What are your grooming goals - a well-trimmed family dog or preparing a dog for conformation showing? Finding a talented show groomer may be much more difficult than finding a wonderful groomer who specializes in fabulous cuts for pet dogs. If you are looking for a show groomer, contact your breeder or breed club for recommendations.

The internet and phonebook can be helpful in locating a dog groomer, but even better is a satisfied friend or trusted professional's reference. Ask your vet, trainer, breeder or rescue organization, and friends if they can recommend any good groomers in your area. Also ask about typical rates for services in your area. (Prices may vary depending upon a dog's breed, special health, behavior, or grooming situations, type of products used, etc.)

Prepare a list of questions (some are suggested below), and begin interviewing!

How long have you been in business? How did you learn to groom? Has an animal ever been injured in your care? What experience do you have grooming dogs of this breed? Can you provide references from other area pet professionals (vets, trainers, etc.) and from clients? (Follow up on these!)

If your pet has special coat and grooming requirements, health or behavioral problems (hot spots, existing fear of groomer, corded coats, mange, severe/extensive matting, need for anal gland expression, separation anxiety, ear plucking, fear biting during nail clipping, etc.), ask what type of experience the groomer has working with animals with the same needs.

After you've found the right answers to your questions from one or more professionals, check with the Better Business Bureau to make sure the company has no complaints on file; and make sure that they carry an active insurance policy. If all that checks out, schedule a visit to the facility.

The facility should be clean, well-lit, and inviting. Do the dogs look happy and well cared for? Is the staff friendly and helpful?

If you feel good about a potential dog groomer, schedule an appointment. If you are uncomfortable leaving your dog alone the first time, ask if you can attend during the grooming - this is a valuable training opportunity for you to teach your dog that the groomer's can be a great experience with lots of yummy treats! If the groomer refuses, look elsewhere for services.

Whomever you choose as your groomer should recommend dog grooming tools and supplies to help you maintain the dog's coat and good condition in between grooming visits.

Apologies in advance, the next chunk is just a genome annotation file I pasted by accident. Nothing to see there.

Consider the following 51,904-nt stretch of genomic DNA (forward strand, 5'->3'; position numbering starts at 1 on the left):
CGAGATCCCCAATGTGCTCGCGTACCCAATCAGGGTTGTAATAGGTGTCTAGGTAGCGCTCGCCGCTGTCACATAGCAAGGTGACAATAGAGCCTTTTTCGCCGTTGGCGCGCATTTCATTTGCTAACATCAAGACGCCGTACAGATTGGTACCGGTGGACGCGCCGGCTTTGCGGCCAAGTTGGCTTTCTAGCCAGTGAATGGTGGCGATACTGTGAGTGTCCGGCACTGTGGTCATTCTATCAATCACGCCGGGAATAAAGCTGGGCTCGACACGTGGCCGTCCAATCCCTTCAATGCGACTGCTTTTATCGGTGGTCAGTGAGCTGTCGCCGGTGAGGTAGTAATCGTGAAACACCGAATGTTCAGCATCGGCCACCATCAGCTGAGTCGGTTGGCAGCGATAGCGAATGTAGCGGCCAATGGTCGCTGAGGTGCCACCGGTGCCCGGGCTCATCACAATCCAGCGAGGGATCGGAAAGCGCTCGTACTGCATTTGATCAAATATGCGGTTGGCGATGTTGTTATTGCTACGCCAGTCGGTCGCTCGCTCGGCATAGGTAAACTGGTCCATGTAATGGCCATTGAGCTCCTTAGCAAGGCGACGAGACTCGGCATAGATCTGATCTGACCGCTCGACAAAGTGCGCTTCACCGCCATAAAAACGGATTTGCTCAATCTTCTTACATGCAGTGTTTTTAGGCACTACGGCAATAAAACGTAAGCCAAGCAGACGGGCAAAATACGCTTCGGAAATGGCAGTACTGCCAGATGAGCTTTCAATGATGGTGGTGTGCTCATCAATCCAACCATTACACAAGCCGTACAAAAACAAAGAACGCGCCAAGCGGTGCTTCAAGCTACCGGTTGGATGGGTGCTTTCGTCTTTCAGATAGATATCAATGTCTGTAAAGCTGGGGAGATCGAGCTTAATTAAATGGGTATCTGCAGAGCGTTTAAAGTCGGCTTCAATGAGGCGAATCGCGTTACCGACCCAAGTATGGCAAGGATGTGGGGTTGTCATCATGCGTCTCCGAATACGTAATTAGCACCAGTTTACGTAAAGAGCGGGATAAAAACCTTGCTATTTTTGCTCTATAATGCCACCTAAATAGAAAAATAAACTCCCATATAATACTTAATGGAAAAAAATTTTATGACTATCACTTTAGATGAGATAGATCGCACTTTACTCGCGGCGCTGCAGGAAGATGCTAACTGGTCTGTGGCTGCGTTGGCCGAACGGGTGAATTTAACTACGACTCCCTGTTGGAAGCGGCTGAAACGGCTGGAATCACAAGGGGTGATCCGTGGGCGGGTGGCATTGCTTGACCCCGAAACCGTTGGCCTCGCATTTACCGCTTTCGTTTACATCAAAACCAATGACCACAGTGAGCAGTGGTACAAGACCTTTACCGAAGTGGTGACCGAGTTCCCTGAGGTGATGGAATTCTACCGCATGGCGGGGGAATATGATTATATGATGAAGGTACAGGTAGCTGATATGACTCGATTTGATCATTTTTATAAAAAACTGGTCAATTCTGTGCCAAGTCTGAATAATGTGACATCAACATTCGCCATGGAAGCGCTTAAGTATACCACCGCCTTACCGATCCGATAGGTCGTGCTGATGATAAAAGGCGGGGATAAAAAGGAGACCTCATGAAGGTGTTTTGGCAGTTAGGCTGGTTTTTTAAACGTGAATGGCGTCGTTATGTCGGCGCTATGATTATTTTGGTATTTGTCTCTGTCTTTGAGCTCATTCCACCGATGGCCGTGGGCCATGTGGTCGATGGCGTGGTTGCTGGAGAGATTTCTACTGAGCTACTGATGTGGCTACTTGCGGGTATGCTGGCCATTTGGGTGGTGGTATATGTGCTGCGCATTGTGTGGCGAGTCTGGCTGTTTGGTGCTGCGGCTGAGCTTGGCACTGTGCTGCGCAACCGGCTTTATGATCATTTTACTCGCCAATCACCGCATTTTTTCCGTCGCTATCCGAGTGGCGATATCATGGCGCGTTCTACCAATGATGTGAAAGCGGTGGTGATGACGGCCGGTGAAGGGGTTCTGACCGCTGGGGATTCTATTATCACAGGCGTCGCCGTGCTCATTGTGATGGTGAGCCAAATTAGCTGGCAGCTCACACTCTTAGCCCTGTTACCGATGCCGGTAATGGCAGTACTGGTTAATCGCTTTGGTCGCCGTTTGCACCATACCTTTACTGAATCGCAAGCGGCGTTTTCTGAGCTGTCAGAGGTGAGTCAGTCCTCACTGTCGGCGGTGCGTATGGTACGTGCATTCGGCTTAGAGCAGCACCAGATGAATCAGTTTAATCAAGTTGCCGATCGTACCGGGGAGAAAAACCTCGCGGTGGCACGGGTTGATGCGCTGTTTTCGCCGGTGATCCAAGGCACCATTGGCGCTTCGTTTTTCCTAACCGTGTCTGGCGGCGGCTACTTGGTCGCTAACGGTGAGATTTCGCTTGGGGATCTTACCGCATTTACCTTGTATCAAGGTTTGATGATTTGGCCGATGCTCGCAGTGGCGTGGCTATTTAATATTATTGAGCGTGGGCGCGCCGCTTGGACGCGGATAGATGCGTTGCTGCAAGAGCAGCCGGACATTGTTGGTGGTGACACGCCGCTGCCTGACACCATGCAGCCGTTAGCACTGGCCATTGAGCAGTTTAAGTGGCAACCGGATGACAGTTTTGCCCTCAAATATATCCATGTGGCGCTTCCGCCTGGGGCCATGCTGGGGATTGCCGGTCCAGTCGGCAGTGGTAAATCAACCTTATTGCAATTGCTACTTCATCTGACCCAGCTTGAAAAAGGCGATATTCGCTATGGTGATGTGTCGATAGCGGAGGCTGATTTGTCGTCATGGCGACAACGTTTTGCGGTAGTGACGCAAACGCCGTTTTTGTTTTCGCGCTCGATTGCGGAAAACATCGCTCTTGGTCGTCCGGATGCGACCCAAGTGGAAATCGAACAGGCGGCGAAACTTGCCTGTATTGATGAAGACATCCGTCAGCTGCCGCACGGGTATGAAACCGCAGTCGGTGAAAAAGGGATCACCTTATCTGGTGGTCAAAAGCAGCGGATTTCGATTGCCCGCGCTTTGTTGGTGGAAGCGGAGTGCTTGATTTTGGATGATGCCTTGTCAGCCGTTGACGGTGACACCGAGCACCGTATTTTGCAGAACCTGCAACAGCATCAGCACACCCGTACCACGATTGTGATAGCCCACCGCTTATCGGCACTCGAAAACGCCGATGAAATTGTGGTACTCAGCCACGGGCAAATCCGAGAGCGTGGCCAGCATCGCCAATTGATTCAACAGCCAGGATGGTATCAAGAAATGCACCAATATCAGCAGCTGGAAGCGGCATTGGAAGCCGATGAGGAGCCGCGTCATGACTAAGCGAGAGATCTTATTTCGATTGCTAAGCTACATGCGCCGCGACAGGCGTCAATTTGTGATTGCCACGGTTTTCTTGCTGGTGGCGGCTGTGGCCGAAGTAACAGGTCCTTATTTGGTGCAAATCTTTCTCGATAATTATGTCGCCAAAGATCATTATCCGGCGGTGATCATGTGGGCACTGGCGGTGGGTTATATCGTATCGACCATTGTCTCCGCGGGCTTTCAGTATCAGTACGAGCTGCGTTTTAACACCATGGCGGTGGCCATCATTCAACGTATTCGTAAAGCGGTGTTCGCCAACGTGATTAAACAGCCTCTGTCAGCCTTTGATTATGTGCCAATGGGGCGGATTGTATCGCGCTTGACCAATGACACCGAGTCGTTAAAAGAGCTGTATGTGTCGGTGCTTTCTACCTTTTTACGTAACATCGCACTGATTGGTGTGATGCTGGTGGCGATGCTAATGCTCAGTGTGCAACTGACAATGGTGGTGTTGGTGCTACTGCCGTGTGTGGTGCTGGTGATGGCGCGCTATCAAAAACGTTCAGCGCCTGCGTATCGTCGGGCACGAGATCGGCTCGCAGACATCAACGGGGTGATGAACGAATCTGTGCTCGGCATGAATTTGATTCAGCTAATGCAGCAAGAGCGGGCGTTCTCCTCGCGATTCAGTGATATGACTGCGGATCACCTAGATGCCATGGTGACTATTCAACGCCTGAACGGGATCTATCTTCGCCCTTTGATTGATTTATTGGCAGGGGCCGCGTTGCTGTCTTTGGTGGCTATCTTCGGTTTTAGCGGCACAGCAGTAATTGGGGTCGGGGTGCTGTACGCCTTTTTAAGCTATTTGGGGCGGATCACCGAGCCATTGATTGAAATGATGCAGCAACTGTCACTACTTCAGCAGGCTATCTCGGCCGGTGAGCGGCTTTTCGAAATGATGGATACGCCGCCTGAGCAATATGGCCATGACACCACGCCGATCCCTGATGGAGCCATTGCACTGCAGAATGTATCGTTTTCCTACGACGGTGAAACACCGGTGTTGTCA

Dog Grooming Tips

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What Does a De-Shedding Tool Do?

What Does a De-Shedding Tool Do?

Densely furred cats and dogs have combination coats made up of longer, coarser top fur and softer, finer inner fur that creates a warm air-trapping blanket for the skin in cold weather. It is the pet's undercoat that tends to tangle, mat and clump as it is shed if it is not groomed carefully. In extreme cases, the unfortunate result is a weakened and dulled coat, or a thick thatch that must be simply shaved.

A de-shedding tool for pet grooming reaches past the longer outside hairs and removes the inner coat hairs before they mat and thatch. It protects the coat for future growth and keeps the skin surface clean and properly aired and stimulated. The de-shedding tool does not cut hair, but it allows hair that has already detached from the hair follicle to be discarded. Most dogs and cats do not find the process uncomfortable and they enjoy the comfort of a coat not bound up with mats.

The de-shedding tool is not analogous to the thinning scissors that stylists use to reduce bulk in human hair. Thinning scissors cut; the de-shedder releases loose hair.

Typical dogs that are good candidates for de-shedding include: Poodles, Shih Tzus, Maltese, Bichons, Portuguese Water Dogs, Malamutes and Irish Water Spaniels.

Similarly, long-haired cats benefit from the de-shedding tool. Because de-shedding helps prevent hairballs, de-shedding is a health enhancement for all cats, especially Himalayan and Persian types. (Rabbits, especially Angoras, also benefit from the de-shedding tool.)

While the de-shedding tool prevents mats and tangles, it does not easily or comfortably remove them, so it should be used regularly, about once a week, in order to maintain a well-groomed coat. Winter and summer, the tool can be used according to schedule, but users will notice that the bulk of fur removal happens in spring and summer when dogs and cats naturally shed. Therefore, users do not need to worry about the de-shedding tool thinning out a thick coat. It will not cut hair...